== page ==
Video and Audio:
In comparison to other renderings of Johnnie To's films, Triangle doesn't look too bad in its 2.35:1 anamorphic widescreen image. For some reason, low-ball cinematography from these crank-'em-out HK flicks often looks flat in DVD renditions. Here, we've got a few strong instances of dimensionality and detail, along with a few shades of solid color that ink through the image. Color timing is, however, expectedly a little drab as a whole, while darker sequences showcase heavy, fluctuating grain and some reddish tones. Still, it's a relatively stable transfer from Magnolia that carries plenty of attractive attitudes.
Audio is available in several different options -- both Cantonese 5.1 and 2.0 tracks, as well as English Dub 5.1 and 2.0 options. Though the disc defaults to the English DUB, the originaltrack was selected -- and it sounds pretty good. Verbal dialogue carries a natural tone, while surround elements stretch occasionally to the rears for a bit of ambiance. Some activity travels to the lower-frequency channels during a few louder sequences, but most of the sound stays on mid-to-higher range levels. The synth-heavy score helps to fuel the film's attitude alone well, though it stands out a bit more than we'd probably like. English subtitles are available, which are generally very good and -- without question -- quite different from the English DUB. English and Spanish optional subtitles are available.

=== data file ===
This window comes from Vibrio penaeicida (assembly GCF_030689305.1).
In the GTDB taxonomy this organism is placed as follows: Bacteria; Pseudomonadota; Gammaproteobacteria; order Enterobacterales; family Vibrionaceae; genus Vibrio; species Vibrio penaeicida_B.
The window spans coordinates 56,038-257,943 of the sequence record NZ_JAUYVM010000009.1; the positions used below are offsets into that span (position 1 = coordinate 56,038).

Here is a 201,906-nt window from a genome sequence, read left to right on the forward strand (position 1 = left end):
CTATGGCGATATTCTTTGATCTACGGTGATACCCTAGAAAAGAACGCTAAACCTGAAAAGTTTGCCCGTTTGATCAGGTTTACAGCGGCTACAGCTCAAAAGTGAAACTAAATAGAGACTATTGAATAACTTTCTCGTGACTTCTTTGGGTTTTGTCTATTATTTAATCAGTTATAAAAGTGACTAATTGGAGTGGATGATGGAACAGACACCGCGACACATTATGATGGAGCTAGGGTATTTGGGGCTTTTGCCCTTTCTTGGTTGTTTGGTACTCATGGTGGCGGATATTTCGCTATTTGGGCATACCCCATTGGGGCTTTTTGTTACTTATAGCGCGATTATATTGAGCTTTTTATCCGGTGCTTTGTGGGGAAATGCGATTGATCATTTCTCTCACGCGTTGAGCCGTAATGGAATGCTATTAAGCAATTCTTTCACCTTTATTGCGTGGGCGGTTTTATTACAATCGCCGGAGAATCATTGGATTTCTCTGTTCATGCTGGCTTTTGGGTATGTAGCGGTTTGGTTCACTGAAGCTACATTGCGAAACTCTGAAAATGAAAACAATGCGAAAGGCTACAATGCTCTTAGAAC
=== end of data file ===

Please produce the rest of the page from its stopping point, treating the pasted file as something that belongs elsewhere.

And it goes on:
For supplemental material, we've got a disposable Making of Triangle (6:15, 4x3) feature that blends surface-level interviews with snippets of behind-the-scenes shots, as well as a stream of raw Behind-the-Scenes (13:31, 4x3) footage. The footage isn't half bad, though the lack of editing in these types of pieces make them go a bit slower than cherry-picked shots.
Though a fan of Johnnie To's work, namely Exiled and PTU along with waves of Election, his collaborative work with Tsui Hark and Ringo Lam in Triangle left me cold and uninterested. Though it has a few appealing action beats and reliable actors give it marginal gravitas, the picture's rhythm remains bumpy and dissatisfying because of its drastic shift in directorial attitude. Instead of trying to keep it segmented a la Three Extremes or similar segmented pictures, it tries unsuccessfully to attempt at a baton-passing of a story -- and it just doesn't work. Give it a Rental for the scattering of action and for Simon Yam's persistently strong ability, but expect layers of dissatisfaction draped over a few engaging sprinkles of adrenaline-spiked attitude.
Thomas Spurlin, Staff Reviewer -- DVDTalk Reviews | Personal Blog/Site